The book featuring DC’s most awesome heroes (Superman, Batman, and Wonder Woman) begins with three villains gathering and then our heroes having a pow wow to discuss continuity before getting to a real adventure.
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Superman, Batman, Wonder Woman, DC’s longest enduring superheroes come together to talk. We’ll tell you all about it next as we take a look at Trinity Volume Two: Dead Space straight ahead.
Welcome to the Classy Comics Podcast where we search for the best comics in the universe. From Boise, Idaho here is your host, Adam Graham.
Superman, Batman and Wonder Woman are the only three characters to have published continuously since World War II. Yes, there’s Captain America but he disappeared from publication for many years. Those three continued to be published even during that really dark spot between 1948 and 1956 when superhero comics really faded away. It was not actually thought to put all three of them together in their own book until 2003 when there was a three issue mini-series called Batman, Superman, Wonder Woman: Trinity and this was followed up in 2008 with a fifty-two week series of weekly comics called Trinity. With DC Rebirth a new Trinity series was relaunched. The first volume Trinity Volume One: Better Together focused on them getting used to the new status of a Superman we’ve talked about before being the post-crisis Superman, as opposed to The New 52 Superman. It wasn’t a great story but it was fairly good. Volume 2 of the series Dead Space collects issues Seven through Eleven of the series. [In Issue Seven] there’s neither Superman ,Batman or Wonder Woman but instead features there are three archenemies: Ra’s al Ghul, Luthor and Circe, and they’re being offered access to the Pandora Pit which will give them all sorts of evil power.
Now there are a couple of problems with this. From what I gather this issue does pay off and become something several issues down the line. I have a problem with that when you’re dealing with a monthly comic book and you’re setting up events and saying ‘Don’t worry, this’ll make sense in another book’ if you’re reading from the trade or in four months if you’re reading from the actual comics. So, yeah, that’s a somewhat dubious practice. The other problem is Lex Luthor was a bit off in this story because Luthor actually – if you’ve been reading Action Comics – has been trying to be somewhat of a hero, and that sort of determination to be a better person is kind of…it gets a bit of a battering in the story. He doesn’t go completely evil; in fact, he’s the one who is hesitant about a lot of this, not just because it’s evil but because it deals with magic which is not something he’s particularly comfortable with. Still this is a very talky issue without our heroes in it directly and yeah, it’s was just not a great read.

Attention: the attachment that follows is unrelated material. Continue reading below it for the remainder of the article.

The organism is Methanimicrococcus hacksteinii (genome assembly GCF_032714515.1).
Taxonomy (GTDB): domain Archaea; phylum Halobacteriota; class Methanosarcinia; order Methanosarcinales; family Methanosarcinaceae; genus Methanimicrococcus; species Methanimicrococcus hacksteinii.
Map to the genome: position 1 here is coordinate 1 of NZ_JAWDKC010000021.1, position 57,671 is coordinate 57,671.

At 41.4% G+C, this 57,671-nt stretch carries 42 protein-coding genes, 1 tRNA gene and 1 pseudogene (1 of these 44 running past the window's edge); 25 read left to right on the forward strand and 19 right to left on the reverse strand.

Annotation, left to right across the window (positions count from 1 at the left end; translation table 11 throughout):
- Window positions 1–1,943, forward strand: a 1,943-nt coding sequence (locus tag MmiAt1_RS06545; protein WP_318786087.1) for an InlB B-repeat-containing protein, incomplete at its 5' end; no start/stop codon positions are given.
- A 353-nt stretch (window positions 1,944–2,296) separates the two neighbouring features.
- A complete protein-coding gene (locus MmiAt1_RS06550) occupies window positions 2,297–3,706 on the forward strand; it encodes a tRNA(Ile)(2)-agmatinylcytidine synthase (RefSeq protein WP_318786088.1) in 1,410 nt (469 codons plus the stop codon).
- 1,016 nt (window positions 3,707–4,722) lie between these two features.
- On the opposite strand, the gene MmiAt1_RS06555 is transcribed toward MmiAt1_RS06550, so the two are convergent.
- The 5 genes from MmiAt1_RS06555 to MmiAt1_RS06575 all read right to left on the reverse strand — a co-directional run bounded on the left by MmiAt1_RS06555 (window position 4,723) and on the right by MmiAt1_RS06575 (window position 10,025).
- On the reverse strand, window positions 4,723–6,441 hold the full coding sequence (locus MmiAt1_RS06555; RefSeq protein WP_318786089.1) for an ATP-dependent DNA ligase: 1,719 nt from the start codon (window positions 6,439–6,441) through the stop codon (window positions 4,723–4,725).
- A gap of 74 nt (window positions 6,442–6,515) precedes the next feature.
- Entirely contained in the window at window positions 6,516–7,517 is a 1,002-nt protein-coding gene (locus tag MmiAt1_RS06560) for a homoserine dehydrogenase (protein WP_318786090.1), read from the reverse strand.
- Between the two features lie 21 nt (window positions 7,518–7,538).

Issue Eight is The Truth About Superman which is another series or guest piece by the same writer, different artists and it’s essentially Superman relating a dream which we see drawn out and then them talking about it. And this is another really long talky issue with them just going back and forth about this thing that Superman barely understands himself. It’s not really necessary to be in Trinity because Superman has his own aftermath on this issue, and there’s just some stuff in there that’s lame, such as when Batman says in regards to the dream, “I’m not sure I love the idea of you having visions of me running around inside your brain”, and Wonder Woman says, “It’s not time for jokes”. Batman joking is not really a thing that happens too often, and you’d hope if he did tell a joke it would be better than that.
Finally, the book wraps up with a three-part story, Dead Space, which is actually by the title Trinity Titles main author Francis Manapul. So, he actually writes and draw the story, and the plot is that aliens have taken over the Justice League on the Watchtower. Most of the members have succumbed, The Flash is trying to hold on using his speed power but nearing the place of exhaustion. The Batman, Superman and Wonder Woman meet with an alien who explains that what this happened, these aliens were released from his care and the only way to save the Earth from destruction and further infection is destroy both his ship and the Watchtower. And this is not a great story but it is a pretty good one. It’s kind of a standard tale, but there is a twist at the end that actually does make it work and stand out slightly from all of the Justice League possessed stories that have been told, and there have been quite a few.
The art is far superior to anything else in the book with Manapul doing a great job. I’ve always loved his art since I first read it back when he was doing The Flash, but like I said it wasn’t that great and the other two issues were just really dull, and there does seem to be a lack of direction on the series. This series actually has been cancelled by DC and I’m not minded to read any further books in the series. It seems kind of directionless and unclear on what it wanted to be in the first place. There been some good moments but I’m going to go ahead and stop with the reading the Trinity series, and I’ll give Volume Two a rating of Not Classy – although if you want a nice Batman, Superman, Wonder Woman and Justice League story and it happens to be at your library, if you skip the first two stories and read the last one it could be a worthwhile read.
Alright, well that’s all for now. If you do have a comment email to me firstname.lastname@example.org; follow us on Twitter @ClassyComicsGuy and visit the website classycomicsguy.com. From Boise, Idaho this is your host, Adam Graham, signing off.